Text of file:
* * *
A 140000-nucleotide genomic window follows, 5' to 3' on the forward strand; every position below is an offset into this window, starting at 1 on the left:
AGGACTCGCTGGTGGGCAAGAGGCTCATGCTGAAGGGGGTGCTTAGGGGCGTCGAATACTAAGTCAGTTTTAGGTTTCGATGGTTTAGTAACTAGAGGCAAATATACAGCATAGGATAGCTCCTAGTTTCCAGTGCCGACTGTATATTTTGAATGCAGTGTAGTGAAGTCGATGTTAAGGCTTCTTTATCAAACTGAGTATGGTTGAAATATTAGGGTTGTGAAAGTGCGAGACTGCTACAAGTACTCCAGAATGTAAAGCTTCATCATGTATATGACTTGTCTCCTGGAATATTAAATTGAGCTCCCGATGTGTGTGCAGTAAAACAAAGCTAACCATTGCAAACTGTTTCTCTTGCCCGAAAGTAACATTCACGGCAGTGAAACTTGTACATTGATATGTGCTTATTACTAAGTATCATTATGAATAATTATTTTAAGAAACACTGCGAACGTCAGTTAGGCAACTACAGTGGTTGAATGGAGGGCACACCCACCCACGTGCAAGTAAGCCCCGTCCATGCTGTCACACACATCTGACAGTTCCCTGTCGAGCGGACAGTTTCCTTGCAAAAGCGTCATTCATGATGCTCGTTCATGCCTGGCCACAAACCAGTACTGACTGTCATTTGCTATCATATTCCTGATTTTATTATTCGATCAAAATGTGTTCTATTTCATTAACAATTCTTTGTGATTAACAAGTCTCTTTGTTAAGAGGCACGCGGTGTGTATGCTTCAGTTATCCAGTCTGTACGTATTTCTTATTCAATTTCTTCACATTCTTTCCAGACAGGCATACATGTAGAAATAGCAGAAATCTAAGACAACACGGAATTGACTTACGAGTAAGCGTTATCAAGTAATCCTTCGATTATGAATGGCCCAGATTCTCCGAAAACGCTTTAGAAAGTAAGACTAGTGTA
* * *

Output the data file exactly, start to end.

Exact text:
A 140000-nucleotide genomic window follows, 5' to 3' on the forward strand; every position below is an offset into this window, starting at 1 on the left:
AGGACTCGCTGGTGGGCAAGAGGCTCATGCTGAAGGGGGTGCTTAGGGGCGTCGAATACTAAGTCAGTTTTAGGTTTCGATGGTTTAGTAACTAGAGGCAAATATACAGCATAGGATAGCTCCTAGTTTCCAGTGCCGACTGTATATTTTGAATGCAGTGTAGTGAAGTCGATGTTAAGGCTTCTTTATCAAACTGAGTATGGTTGAAATATTAGGGTTGTGAAAGTGCGAGACTGCTACAAGTACTCCAGAATGTAAAGCTTCATCATGTATATGACTTGTCTCCTGGAATATTAAATTGAGCTCCCGATGTGTGTGCAGTAAAACAAAGCTAACCATTGCAAACTGTTTCTCTTGCCCGAAAGTAACATTCACGGCAGTGAAACTTGTACATTGATATGTGCTTATTACTAAGTATCATTATGAATAATTATTTTAAGAAACACTGCGAACGTCAGTTAGGCAACTACAGTGGTTGAATGGAGGGCACACCCACCCACGTGCAAGTAAGCCCCGTCCATGCTGTCACACACATCTGACAGTTCCCTGTCGAGCGGACAGTTTCCTTGCAAAAGCGTCATTCATGATGCTCGTTCATGCCTGGCCACAAACCAGTACTGACTGTCATTTGCTATCATATTCCTGATTTTATTATTCGATCAAAATGTGTTCTATTTCATTAACAATTCTTTGTGATTAACAAGTCTCTTTGTTAAGAGGCACGCGGTGTGTATGCTTCAGTTATCCAGTCTGTACGTATTTCTTATTCAATTTCTTCACATTCTTTCCAGACAGGCATACATGTAGAAATAGCAGAAATCTAAGACAACACGGAATTGACTTACGAGTAAGCGTTATCAAGTAATCCTTCGATTATGAATGGCCCAGATTCTCCGAAAACGCTTTAGAAAGTAAGACTAGTGTA